None of us are exempt from aging.  But we can be proactive in taking care of our brain’s health.

According to the Alzheimer’s Association 2011 Facts and FiguresAlzheimer’s is the sixth-leading cause of death in the country. Based on mortality data from 2000-2008, death rates have declined for most major diseases while deaths from Alzheimer’s disease have risen 66 percent during the same period.

There are nearly 15 million Alzheimer’s and dementia caregivers providing 17 billion hours of unpaid care, valued at $202 billionFacts and Figures finds that caregivers not only suffer emotionally but also physically. Because of the toll of caregiving on their own health, Alzheimer’s and dementia caregivers had $7.9 billion in additional health care costs in 2010. More than 60 percent of family caregivers report high levels of stress because of the prolonged duration of caregiving and 33 percent report symptoms of depression.

Seven Progressive Stages of Dementia

Someone you know is living with dementia. Being aware of the seven stages of progression will help you and your loved ones cope with this insideous disease.

Keep in mind that individuals can also fluxuate among these stages depending on environment, nutrition, additional health concerns, or stressors.

(1) Stage One – No impairment

  • Person is able to function independently and care for his/her own needs
  • No visible signs of dementia

(2) Stage Two – Very mild

  • Forgetfulness usually associated with “aging”, i.e. misplacing items, wondering if doors were locked, forgetting names of casual associates
  • Increased difficulty with memorization or retaining information

(3) Stage Three – Mild

  • Basic activities of daily life are manageable
  • Increase in short-term memory loss and forgetfulness
  • Repetition of reporting stories or incidents
  • More frequently losing items and having more difficulty retracing steps
  • More complex decisions become difficult, i.e. managing finances, purchasing items, keeping track of dates and addresses, managing medications
  • More easily distracted; loss of concentration
  • Anxiety and difficulty while driving

(4) Stage Four – Moderate

  • Person is more at risk independently
  • Daily routine is more difficult
  • Increase in short-term memory loss
  • Increased forgetfulness
  • Difficulty with word access; sometimes replacing with incorrect word(s)
  • Decreased social interaction
  • Compromised mobility – increase in injuries or falls
  • Incontinence (trouble holding urine)

(5) Stage Five – Mildly Severe

  • Person needs some assistance with daily routine
  • Increase in memory loss, particularly person details such as address, phone number, social security number
  • Increase in assistance needed with financial matters and important decisions
  • Recall and reporting of events becomes more difficult; loss of detail, confusion, or inaccuracy in reporting

(6) Stage Six – Severe

  • Personal care increases with dressing, toileting, feeding, etc.
  • Risk and wandering potential; more supervision needed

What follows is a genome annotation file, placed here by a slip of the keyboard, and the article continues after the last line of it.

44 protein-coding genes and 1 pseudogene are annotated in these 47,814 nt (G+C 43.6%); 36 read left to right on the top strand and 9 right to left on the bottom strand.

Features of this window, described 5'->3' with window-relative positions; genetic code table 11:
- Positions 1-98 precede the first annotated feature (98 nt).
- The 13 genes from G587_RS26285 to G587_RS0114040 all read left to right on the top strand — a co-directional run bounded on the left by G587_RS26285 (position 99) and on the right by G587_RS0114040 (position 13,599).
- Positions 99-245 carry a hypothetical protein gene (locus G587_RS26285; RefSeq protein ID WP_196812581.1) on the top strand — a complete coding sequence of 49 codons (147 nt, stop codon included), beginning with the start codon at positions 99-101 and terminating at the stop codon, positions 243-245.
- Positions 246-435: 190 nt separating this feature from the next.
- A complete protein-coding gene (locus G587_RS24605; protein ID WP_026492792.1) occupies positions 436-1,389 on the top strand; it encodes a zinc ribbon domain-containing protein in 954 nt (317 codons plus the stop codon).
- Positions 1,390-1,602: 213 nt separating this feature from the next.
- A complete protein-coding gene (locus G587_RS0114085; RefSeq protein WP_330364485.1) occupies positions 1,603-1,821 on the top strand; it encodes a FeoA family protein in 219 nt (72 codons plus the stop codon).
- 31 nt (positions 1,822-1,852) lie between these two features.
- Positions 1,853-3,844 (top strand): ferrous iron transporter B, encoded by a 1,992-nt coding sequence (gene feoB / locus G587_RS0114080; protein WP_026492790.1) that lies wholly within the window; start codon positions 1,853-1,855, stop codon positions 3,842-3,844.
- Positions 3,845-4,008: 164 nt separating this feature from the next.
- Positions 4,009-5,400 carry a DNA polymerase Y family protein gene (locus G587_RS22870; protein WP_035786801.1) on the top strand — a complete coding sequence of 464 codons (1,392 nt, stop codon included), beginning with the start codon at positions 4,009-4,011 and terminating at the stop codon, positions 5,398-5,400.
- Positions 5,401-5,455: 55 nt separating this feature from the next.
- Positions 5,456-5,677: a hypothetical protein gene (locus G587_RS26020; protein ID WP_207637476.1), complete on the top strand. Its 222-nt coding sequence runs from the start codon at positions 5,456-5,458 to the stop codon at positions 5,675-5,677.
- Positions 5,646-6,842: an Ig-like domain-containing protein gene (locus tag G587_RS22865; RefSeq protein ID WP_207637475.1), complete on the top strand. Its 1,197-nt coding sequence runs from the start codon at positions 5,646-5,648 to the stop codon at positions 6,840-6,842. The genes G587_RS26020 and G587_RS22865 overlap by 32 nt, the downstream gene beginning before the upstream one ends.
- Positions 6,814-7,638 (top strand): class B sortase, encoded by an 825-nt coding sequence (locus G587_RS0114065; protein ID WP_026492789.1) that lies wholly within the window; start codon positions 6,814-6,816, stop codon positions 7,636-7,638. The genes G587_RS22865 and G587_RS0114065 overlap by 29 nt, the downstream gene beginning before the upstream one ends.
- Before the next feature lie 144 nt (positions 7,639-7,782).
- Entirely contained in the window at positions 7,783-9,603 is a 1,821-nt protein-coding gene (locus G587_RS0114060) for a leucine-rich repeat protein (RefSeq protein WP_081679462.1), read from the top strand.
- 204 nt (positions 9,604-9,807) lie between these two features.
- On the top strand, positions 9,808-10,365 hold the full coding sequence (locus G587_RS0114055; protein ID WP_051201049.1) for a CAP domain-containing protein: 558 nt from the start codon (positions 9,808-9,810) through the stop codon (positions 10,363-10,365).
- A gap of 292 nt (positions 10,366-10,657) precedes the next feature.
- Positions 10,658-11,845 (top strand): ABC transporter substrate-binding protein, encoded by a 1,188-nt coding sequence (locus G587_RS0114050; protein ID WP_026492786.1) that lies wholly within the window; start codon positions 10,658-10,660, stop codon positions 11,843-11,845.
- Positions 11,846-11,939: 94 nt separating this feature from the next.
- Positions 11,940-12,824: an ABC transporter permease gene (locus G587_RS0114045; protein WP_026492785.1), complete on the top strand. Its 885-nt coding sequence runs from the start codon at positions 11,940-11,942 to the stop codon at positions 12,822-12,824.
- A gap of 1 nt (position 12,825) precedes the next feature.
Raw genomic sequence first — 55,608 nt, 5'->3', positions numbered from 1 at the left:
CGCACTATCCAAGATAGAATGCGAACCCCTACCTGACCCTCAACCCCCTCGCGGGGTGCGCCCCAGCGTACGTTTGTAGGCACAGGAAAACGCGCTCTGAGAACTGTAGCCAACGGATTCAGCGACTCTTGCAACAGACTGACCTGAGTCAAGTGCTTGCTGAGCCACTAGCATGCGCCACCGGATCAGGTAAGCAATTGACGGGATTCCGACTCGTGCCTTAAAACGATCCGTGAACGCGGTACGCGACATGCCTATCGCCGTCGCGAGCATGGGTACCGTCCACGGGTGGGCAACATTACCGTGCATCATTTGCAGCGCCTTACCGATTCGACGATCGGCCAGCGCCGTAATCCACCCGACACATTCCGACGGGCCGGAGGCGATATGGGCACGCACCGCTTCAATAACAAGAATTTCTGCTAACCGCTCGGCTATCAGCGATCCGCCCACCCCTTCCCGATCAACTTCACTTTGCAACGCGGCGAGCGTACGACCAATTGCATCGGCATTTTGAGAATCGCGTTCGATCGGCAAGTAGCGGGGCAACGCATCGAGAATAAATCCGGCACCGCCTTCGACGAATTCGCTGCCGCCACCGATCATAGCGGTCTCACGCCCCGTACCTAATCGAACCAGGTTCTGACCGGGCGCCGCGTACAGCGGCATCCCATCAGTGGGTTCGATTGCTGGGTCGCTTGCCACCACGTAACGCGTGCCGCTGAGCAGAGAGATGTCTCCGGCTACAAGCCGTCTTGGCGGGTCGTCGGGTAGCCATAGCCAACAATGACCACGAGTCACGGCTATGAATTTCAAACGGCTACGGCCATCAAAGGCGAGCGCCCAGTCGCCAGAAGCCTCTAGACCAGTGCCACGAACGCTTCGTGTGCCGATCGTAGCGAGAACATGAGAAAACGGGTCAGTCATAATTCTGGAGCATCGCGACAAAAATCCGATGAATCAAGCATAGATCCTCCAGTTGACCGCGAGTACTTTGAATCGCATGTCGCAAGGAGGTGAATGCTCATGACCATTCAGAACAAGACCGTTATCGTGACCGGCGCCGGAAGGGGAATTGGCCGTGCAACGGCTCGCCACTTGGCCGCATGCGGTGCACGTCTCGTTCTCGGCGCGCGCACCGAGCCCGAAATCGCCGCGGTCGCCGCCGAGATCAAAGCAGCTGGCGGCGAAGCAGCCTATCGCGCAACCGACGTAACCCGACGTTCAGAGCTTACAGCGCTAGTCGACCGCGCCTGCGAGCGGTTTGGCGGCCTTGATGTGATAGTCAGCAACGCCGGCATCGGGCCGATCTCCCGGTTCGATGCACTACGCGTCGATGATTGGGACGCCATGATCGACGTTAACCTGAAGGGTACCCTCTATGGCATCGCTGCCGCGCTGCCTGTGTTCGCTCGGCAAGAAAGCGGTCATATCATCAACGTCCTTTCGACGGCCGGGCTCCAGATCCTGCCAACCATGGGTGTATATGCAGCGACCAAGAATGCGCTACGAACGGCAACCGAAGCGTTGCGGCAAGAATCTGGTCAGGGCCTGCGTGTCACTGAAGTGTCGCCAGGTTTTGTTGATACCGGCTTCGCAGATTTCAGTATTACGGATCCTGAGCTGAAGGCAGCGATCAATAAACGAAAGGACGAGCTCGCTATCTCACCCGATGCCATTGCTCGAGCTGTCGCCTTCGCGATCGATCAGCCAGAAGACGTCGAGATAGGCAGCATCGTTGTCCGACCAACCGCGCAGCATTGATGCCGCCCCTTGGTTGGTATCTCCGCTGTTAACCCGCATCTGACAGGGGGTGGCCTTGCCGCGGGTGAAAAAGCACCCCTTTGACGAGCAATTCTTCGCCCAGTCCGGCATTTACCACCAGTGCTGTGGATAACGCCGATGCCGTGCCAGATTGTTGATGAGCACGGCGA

• Sleep difficulties
  • Personality changes
  • Changes in behavior
  • Increased paranoia, aggression or hallucinations
  • Decline in short- and long- term memory

(7) Stage Seven – Very Severe

  • No longer aware of surroundings
  • Loss of relational awareness or connection
  • Total assistance with daily activities needed
  • Complete incontinence
  • Loss of muscle control to smile, swallow, sit, or walk without support

Seven Steps to Boost Your Brainpower

Research has not yet found a cure or prevention for dementia.  There are lifestyle choices, however, you can make now to keep your brain vital and health, and to reduce your risk of dementia.

(1)  Daily Exercise – variety is the key.  Walking just 15 minutes a day stimulates your brain, oxygenates your lungs, stimulates your circulatory system, and strengthens your muslce.  Vitaliy for your mind, body, heart, and soul.

(2) Life Enhancing Food –  fresh fruits, vegetables, whole grains (foods containing antioxidants) protect brain neurons from free radicals (toxic chemicals) that damage cells.  Additional foods such as curcumin (found in tumeric) and omega-3 fatty acids (found in fish) are also helpful. Vitamin E, B-12, niacin, and folate have also been suggested to keep your brain healthy.  Toxic food and substances = toxic brain.

(3) Healthful Choices – maintaining healthy weight, not smoking, controlling blood pressure and blood sugar will maximize your brain’s efficiency.

(4) Stress Reduction – reducing stress, relaxing, and getting adequate sleep is essential for maximum mental alterness and functioning.

(5) Mind-Body Activity – solving puzzles, studying or reading about an unfamiliar subject, playing board games, playing a musical instrument or dancing all strengthen the brain cells, the connections between the brain cells, and even the number of brain cells available for your pleasure.

(6) Avoid head injury – wear head protection in sports; wear your seatbelt; stay away from physically aggressive and abusive people.

(7) Socialize – engaging in social activities with friends and family that you enjoy will keep your brain healthier.  Healthy relationships = healthy brain.

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